Record industry profits have been driven by a small number of strong airline groups. A far larger number of operators have recorded more modest gains over this period, while others have failed to find their way out of the red altogether. Last year’s airline failures – and the others that have periodically collapsed over the past decade – have all largely done so off the back of historical losses.
As a result the strong operators have – until this crisis at least – grown bigger and stronger.
The 20 most profitable airlines in 2019 generated almost $40 billion in operating profits – about four-fifths of profits among the top 100 groups. All but four of these groups were among the 20 most profitable in 2018.
Sixteen of these groups posted operating profits in excess of $1 billion – a fifth consecutive year in which more than 15 groups have reached that level.
|Rank||Airline/Group||Country||Operating profit 2019 ($m)||Operating profit 2018 ($m)|
|1||Delta Air Lines||USA||6,618||5,264|
|2||United Airlines Holdings||USA||4,301||3,292|
|3||American Airlines Group||USA||3,065||2,656|
|9||China Southern Air Holding||China||1,567||1,329|
|10||China Eastern Airlines||China||1,457||1,402|
|11||Air France-KLM Group||France||1,275||1,653|
|16||Alaska Air Group||USA||1,063||643|
|19||Japan Airlines Group||Japan||930||1,587|
|Source: World Airline Rankings, data compiled by Cirium, analysis by FlightGlobal, year ending Dec 2020 except Qantas Jun 19/Fedex May 20|
NORTH AMERICAN AIRLINES LEAD PROFITS
Four of the five most profitable airlines in the world last year were US operators – the three majors Delta Air Lines, United Airlines and American Airlines, as well as Southwest Airlines. That the latter should post a strong profit even in a year where the Boeing 737 Max – of which it is the largest customer – should be grounded, illustrates the strength of the US model prior to the crisis.
That model had improved to the extent that investment sage Warren Buffett’s Berkshire Hathaway became a notable investor in these four US carriers – having long shied away from the sector.
Less encouraging, however, is the speed with which Buffett changed course when the crisis hit – dumping stakes in all four carriers in May. “The value of certain things have decreased,” Buffett said. “Our airline position was a mistake. Berkshire is worth less today because I took that position than if I hadn’t.”
North American carriers have driven industry profitability since the consolidation which followed the financial crisis a decade ago. Delta, United, American and Southwest generated almost $17 billion in operating profits between them. That is the mainstay of the $23 billion the 19 North American operators within the top 100 groups posted.
All but Canadian leisure operator Transat – subject of a planned acquisition by Air Canada prior to the crisis – and Atlas Air Cargo were profitable during the year. This illustrates the widespread profitability of the North American sector.
EUROPE’S CONFLICTED AIRLINE SECTOR
Five European airline groups posted operating profits in excess of $1 billion last year. That includes all three of the major network groupings – IAG, Lufthansa and Air France-KLM – Ryanair and Turkish Airlines. Aeroflot was just shy of that figure, while EasyJet is the region’s next most profitable operator.
Between them, these seven operators generated $11 billion in operating profits in 2019. That drove the bulk of the $13 billion operating profits from European carriers within the top 100.
Notably all seven of those operators include low-cost operations – either in their entirety in the case of EasyJet and Ryanair or through units within the group. Indeed, at a carrier level, five of the 10 biggest European airlines by passenger numbers are low-cost sector units: Ryanair, EasyJet, Wizz Air, Eurowings, and Norwegian.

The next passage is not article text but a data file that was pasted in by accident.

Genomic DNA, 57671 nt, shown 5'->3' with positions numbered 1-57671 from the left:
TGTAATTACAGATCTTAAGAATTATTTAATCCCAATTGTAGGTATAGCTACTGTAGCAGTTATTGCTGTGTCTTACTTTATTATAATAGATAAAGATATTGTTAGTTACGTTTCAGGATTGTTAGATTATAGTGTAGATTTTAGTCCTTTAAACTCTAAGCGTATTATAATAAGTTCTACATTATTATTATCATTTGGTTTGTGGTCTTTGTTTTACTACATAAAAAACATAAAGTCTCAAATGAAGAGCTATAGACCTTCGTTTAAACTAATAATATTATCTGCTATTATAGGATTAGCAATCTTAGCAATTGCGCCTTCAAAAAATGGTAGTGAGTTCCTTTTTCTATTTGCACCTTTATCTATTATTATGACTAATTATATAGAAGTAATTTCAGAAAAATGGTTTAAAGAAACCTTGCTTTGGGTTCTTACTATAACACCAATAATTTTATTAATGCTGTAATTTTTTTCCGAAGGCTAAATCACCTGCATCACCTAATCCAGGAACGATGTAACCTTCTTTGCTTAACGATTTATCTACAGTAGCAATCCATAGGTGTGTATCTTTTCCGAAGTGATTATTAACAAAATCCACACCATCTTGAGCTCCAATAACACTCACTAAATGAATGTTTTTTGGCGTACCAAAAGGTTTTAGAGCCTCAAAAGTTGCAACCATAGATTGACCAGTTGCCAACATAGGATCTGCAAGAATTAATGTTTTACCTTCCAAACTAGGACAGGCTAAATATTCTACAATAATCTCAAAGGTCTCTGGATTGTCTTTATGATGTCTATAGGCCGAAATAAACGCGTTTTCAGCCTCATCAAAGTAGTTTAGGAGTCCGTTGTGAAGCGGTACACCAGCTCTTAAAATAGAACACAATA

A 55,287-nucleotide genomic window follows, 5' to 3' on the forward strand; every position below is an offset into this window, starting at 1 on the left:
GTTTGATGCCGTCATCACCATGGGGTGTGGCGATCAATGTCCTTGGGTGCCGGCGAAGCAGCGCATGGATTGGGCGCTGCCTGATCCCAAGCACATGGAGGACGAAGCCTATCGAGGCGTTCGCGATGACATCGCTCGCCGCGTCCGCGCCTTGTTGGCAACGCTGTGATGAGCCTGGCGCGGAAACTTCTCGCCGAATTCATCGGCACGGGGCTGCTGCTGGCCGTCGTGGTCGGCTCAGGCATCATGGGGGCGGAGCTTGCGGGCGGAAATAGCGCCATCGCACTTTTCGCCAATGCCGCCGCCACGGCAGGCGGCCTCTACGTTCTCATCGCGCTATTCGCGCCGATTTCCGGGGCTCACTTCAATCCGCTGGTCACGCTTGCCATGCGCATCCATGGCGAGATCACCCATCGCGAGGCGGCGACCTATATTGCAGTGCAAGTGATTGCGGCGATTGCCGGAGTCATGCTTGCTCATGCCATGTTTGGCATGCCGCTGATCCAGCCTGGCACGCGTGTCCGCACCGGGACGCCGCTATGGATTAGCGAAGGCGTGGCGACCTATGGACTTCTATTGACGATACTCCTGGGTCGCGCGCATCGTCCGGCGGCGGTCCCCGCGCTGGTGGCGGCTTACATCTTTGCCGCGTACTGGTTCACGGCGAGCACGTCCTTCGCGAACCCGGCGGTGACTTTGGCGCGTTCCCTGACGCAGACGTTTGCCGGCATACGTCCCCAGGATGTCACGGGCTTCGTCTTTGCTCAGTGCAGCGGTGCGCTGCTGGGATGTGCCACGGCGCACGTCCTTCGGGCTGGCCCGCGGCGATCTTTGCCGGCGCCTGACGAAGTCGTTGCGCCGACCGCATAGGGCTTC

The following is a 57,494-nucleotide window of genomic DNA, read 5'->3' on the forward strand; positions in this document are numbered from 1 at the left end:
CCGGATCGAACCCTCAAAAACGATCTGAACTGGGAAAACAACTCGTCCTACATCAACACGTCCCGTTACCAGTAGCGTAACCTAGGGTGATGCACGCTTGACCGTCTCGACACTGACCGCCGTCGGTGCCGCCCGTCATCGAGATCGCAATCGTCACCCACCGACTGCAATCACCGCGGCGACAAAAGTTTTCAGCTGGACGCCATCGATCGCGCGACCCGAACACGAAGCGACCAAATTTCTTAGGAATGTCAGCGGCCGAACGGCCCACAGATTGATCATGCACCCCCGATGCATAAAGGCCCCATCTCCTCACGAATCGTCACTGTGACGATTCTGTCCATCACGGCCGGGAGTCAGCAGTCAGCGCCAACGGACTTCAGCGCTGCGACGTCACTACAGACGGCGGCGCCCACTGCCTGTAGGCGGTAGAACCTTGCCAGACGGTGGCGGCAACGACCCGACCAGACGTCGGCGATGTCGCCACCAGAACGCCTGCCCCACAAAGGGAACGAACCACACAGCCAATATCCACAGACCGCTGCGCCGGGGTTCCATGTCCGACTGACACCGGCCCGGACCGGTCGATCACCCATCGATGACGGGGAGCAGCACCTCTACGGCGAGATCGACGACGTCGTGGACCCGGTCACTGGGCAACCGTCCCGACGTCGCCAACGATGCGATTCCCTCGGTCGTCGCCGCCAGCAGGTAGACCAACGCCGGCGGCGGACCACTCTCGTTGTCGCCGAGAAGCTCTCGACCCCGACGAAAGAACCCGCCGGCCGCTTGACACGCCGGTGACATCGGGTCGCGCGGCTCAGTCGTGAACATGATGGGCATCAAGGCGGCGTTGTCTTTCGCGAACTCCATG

But the difference in fortunes and approach between Wizz and Norwegian – both leading into and since the crisis – underlines model alone is no indicator of financial health. While Wizz has been among the most expansive carriers, Norwegian was restructuring even before Covid and plans to remain in ‘hibernation’ mode until next summer.
That the majority of airline profits in Europe are generated from a relatively small number of players in part reflects consolidation in the region. IAG and Lufthansa Group have both built through acquisitions, while EasyJet and Ryanair have expanded share by acquiring assets – notably from the former Air Berlin operation.
Further consolidation – either through acquisition or airline collapse – seems an inevitable long-term consequence of the pandemic as investors and states face make-or-break decisions on how to exit positions taken to stabilise airlines. That seems even more likely in Europe given the struggle a number of European carriers had balancing the books even before the crisis.
But in the immediate term it may derail such moves. LOT Polish Airlines’ parent aborted its acquisition of Condor, while IAG’s move for Air Europa hangs in the balance.
CHALLENGES MOUNT FOR ASIAN OPERATORS
It remained a mixed picture for airlines in Asia-Pacific as well. Again China’s big three carriers led profitability among Asian operators last year – continuing their strong financial performance over recent years. Qantas, Japan Airlines and ANA also posted another year of profits – albeit at reduced levels for the Japanese pair.
But 2019 was a struggle for many carriers elsewhere in the region – even before the impact of coronavirus. Fierce competition in some markets – amid rapid capacity expansion across the region – has left several either in retrenchment or facing a challenging yield environment.
In other markets local issues hit demand, notably for Cathay Pacific in Hong Kong, while the tough year for air freight was also a drag for many Asian operators, for whom air cargo is relatively large part of the market.
While the surge in demand for air freight – in part a product of missing belly capacity from the curtailed passenger business – is currently offering respite for some, many of the issues impacting Asia-Pacific carriers may take longer to resolve.